I agree with John when he says, "a healthier society would find little to fear from theatre artists who express criticism," but we are living in a blatantly unhealthy society where criticism is construed as a declaration of war, and an irreconcilable polarity divides the entire country. The division is not simply between "red states" and "blue states" but between deeply opposed beliefs about religion, politics, gender, national security and the crumbling vision of the much-touted-now-heavily-assailed American Dream. How can we "reach consensus" in a country in which the "reds and blues" are as divided as the Grays and Blues were in the Civil War, and how do we present artistic viewpoints to a population in which there is no agreement about fundamental human principles? (Compare the intellectual temper of today's audience to the unanimity we are told existed among the ancient Greeks.) It is reassuring to have a coterie of staunch followers who share one's own view of the world's ills -- a diverting avant garde -- but that should not be confused with a "power-bloc" which can influence the outcome of large-scale social and political events that affect large numbers of people.

Brecht believed that the ultimate aim of theatre was to raise consciousness -- to use well-aimed pin-spots to illuminate the shadowy corners of our society. Now, more than ever, that is an imperative of the theatre -- but the rub is, it can no longer be done the way Brecht intended -- by substituting one doctrine for another, one set of social principles to replace another. Theatre artists need to find new means for expressing their critiques and one of the greatest voids today is the lack of newly-wrought artistic means by which to do this. The problem with "the problem play" is that it can no longer be used to solve problems. Today, we honor ambiguity, not certitude -- no matter how persuasive. Naturalism, whether it be psychological or merely mimetic, is not sufficient to deal with the inner paradoxes that now beset us. When the theatre discovered realism, it jettisoned a large vocabulary of bogus conventions which can never be restored. Now realism has begun to lose its efficacy, but the theatre has not found an alternative means of communication. Happenings, Installations, Performance Art, Multi-Media, Computer-Technology -- all of these things are an attempt to come up with a lingo which will deal with the complexity of the present age, but nothing like enough time, thought or money is being spent on revitalizing an art form which desperately needs to be updated. If theatre were Science, we would be investing madly in Research and Development, but because it is an art, our only salvation lies in the occasional emergence of original individual practitioners.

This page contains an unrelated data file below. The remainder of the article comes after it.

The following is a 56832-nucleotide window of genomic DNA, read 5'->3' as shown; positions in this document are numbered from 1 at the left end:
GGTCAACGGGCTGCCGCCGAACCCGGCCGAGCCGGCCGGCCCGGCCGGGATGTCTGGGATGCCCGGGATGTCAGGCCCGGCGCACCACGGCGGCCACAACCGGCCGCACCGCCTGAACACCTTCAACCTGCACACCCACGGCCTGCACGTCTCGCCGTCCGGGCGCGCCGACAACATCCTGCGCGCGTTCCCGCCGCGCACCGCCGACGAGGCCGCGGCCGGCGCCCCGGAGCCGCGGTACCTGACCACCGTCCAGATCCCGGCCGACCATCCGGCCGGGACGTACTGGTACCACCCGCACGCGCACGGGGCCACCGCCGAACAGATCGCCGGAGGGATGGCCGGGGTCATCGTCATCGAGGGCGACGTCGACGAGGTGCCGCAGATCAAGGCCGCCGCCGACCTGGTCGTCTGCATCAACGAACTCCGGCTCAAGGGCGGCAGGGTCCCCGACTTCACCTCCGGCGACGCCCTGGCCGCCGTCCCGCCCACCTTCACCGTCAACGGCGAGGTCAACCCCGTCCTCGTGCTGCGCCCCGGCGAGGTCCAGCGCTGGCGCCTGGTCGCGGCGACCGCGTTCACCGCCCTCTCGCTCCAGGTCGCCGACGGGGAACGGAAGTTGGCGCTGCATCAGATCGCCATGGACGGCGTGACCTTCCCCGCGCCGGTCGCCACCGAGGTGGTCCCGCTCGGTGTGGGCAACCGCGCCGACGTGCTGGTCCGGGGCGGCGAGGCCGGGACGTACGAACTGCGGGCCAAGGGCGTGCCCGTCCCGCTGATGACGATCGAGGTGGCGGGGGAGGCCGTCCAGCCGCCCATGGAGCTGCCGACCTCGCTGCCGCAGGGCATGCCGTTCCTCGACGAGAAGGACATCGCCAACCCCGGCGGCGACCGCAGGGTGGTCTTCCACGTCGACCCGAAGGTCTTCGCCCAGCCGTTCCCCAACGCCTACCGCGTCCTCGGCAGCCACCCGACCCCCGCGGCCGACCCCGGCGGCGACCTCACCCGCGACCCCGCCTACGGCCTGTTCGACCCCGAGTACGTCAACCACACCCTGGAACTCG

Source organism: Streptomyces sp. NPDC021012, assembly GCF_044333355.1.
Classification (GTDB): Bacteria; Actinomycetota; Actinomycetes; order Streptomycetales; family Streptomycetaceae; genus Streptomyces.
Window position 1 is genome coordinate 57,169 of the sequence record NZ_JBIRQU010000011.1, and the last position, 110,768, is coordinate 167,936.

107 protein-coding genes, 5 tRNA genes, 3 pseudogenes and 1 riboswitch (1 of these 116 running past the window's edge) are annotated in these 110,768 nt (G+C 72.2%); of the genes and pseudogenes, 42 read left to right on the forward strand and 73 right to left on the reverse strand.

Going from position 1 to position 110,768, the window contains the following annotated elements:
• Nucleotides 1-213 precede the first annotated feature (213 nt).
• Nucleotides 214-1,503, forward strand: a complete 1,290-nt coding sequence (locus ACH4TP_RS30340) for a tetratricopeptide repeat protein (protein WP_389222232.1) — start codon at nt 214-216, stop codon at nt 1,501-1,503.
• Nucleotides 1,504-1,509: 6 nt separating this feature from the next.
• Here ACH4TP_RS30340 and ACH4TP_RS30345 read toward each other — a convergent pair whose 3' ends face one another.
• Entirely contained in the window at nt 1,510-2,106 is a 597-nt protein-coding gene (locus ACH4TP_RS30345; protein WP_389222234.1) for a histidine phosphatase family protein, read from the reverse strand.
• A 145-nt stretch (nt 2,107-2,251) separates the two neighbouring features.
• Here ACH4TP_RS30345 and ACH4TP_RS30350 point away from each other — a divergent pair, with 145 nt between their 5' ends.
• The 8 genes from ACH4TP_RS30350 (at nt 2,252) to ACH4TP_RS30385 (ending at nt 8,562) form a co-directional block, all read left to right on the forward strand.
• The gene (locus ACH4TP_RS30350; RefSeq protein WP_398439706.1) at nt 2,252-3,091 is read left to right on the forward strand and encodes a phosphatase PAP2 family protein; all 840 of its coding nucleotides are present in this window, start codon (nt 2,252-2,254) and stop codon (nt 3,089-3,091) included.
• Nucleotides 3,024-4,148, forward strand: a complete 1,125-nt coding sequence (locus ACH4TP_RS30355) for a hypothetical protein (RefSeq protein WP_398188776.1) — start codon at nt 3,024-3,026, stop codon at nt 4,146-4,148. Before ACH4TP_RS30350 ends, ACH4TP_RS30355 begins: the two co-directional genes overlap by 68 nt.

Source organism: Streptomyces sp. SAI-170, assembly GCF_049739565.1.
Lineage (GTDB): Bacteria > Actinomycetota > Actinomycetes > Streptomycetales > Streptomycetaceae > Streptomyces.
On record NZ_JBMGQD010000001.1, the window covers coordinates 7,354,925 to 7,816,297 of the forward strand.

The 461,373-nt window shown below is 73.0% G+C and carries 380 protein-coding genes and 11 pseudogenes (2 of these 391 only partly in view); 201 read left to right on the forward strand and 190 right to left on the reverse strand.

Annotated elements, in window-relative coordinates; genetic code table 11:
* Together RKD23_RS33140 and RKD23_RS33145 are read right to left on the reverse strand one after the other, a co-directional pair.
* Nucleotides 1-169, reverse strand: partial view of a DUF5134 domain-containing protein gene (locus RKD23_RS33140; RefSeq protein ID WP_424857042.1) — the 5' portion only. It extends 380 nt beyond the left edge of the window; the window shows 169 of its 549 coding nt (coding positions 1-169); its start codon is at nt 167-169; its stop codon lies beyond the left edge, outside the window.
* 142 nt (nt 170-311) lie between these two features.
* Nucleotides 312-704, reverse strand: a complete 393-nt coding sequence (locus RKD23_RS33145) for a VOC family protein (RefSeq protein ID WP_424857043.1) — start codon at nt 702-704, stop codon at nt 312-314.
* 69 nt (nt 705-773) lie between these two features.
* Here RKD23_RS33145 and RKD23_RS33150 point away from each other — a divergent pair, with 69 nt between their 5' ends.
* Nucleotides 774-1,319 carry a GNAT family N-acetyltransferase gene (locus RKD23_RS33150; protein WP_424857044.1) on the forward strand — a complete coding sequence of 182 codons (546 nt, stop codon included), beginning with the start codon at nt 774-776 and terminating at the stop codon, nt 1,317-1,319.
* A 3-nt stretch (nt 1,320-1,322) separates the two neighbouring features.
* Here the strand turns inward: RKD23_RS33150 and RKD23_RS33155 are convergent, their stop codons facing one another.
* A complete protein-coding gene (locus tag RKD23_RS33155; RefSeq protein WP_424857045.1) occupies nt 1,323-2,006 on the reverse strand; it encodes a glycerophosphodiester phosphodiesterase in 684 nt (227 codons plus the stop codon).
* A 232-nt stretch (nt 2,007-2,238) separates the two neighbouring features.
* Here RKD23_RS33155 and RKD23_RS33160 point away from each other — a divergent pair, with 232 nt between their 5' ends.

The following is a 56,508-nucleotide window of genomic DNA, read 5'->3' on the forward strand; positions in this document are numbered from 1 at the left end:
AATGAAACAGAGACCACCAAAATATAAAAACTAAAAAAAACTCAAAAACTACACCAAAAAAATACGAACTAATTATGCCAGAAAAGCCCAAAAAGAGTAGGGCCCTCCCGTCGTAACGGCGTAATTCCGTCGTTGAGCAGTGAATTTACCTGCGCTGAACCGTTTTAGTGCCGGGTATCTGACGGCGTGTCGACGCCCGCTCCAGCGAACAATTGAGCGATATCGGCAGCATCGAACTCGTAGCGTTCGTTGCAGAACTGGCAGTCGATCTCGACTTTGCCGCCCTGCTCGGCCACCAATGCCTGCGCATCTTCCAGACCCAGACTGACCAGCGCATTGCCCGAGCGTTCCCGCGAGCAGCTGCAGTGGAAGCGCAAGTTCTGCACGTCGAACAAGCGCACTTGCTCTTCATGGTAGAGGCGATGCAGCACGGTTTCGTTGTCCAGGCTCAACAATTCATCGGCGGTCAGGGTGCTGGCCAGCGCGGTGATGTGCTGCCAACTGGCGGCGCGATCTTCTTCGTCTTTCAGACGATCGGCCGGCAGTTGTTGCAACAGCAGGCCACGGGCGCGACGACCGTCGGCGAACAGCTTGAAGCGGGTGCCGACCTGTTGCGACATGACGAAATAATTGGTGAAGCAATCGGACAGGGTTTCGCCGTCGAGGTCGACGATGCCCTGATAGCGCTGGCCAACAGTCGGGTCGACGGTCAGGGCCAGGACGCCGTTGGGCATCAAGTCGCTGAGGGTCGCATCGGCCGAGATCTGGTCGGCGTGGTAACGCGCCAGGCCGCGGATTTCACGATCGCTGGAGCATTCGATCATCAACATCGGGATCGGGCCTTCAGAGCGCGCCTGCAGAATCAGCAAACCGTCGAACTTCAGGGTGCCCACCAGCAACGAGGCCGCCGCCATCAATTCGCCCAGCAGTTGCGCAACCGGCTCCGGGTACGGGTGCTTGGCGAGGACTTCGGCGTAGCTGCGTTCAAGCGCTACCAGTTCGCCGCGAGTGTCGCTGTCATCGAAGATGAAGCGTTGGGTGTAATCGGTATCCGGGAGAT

At the advent of Modernism, small avant-garde cliques in Paris and Berlin created alternative art forms which were eventually absorbed into the main stream. Today, we have the MASS MEDIA and we have "theatre," and unless theatre combats the assumptions that underpin the thinking of the mass media, it no longer has a function to perform.

It can be comic or dour, surreal or mundane but it needs to align itself against the larger assumptions that make life miserable in most highly developed countries in the world, particularly in the United States.